ANALYSIS: BIG QUESTION; Is PR an ageist profession?

Ken Allsopp Affinity Consulting

Ken Allsopp Affinity Consulting



‘The real question is why do most people only hire practitioners that

are younger than they are? I believe its a question of confidence. They

may see this person as more experienced and therefore a threat to them.

But there is only so much experience you can have at 22 and no evidence

that creativity gets less as you get older. I’ve had top agencies tell

me they are only looking for young, dynamic under-35- year-olds. It’s

like saying you want consultants before they have trained as doctors.’



Peter Childs Peter Childs Associates



‘Yes, there is a perception that youthful energy equates to effective

genius. I think in a lot of industries people get to a plateau and move

sideways but it happens twice as early in PR. It’s sad, especially since

a depressing number of people who create these prejudices are that

certain age themselves. Older practitioners may not be quicker over 100

yards but their volume of experience is never going to let you down.’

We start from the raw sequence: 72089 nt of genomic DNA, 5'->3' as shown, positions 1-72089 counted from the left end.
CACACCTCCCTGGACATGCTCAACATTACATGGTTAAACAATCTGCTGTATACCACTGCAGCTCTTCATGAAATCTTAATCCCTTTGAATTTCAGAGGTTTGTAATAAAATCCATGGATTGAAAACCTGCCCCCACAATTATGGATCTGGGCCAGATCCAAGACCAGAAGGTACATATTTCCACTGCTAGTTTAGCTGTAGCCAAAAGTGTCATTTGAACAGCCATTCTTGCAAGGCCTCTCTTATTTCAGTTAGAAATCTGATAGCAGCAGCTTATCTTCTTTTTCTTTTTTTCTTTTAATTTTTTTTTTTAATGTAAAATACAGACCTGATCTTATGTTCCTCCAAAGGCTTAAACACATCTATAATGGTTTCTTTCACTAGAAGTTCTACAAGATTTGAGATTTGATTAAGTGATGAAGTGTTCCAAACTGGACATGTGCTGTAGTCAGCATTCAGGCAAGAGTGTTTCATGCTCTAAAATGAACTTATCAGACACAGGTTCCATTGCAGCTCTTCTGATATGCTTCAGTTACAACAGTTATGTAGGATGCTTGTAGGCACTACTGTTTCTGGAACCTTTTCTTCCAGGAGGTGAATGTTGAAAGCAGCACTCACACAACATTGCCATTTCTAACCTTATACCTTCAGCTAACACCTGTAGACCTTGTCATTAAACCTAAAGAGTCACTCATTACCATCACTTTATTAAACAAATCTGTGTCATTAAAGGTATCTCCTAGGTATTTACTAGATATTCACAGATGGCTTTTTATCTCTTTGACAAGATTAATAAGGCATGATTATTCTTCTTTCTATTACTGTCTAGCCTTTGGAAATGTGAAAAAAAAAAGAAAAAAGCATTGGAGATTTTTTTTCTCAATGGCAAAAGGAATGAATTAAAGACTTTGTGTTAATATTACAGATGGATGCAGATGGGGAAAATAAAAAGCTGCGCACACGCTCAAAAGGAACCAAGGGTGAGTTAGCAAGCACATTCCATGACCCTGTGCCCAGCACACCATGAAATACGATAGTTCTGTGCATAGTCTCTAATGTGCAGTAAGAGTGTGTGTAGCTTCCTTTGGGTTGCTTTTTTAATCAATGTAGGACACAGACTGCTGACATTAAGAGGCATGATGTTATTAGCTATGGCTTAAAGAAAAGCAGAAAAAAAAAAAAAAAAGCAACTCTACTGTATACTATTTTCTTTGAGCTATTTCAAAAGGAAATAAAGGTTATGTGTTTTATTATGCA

Lorna Fitzsimon IPR Young Communicator of the Year



‘I don’t think the PR profession is ageist because there is a mixture of

older, experienced over-45 players and up and coming younger people. PR

is a good profession as it mixes this energy and enthusiasm with the

contacts of the more mature types. Headhunters may have a point by not

considering older candidates for middle ranking positions as people

would question why they haven’t made it but most senior positions are

still given to older people as they carry weight in the boardroom. There

is still a glass ceiling in terms of younger people getting into the

boardroom.’



Janet Hurton Janet Hurton



‘I have never had any problem with being female or with my age. I have

actually found that as you get older people respond to you with more

interest, perhaps because they feel you have been around for a while and

so must be more streetwise. I’m 63 in July and shall probably retire at

the end of the year: but that’s because I want to get out while I’m on

top and because I want more time to play.’



Ron Kirby The Engineering Council



‘No, I see bright young operators working alongside much older

practitioners - but both doing a good job. I believe the blend of youth

and vigour with age and experience can bring great benefits for any

organisation. Younger PR people can gain so much knowledge on a fast

learning curve by working with those who have ‘been there and bought the

T-shirt’ on so many projects.’



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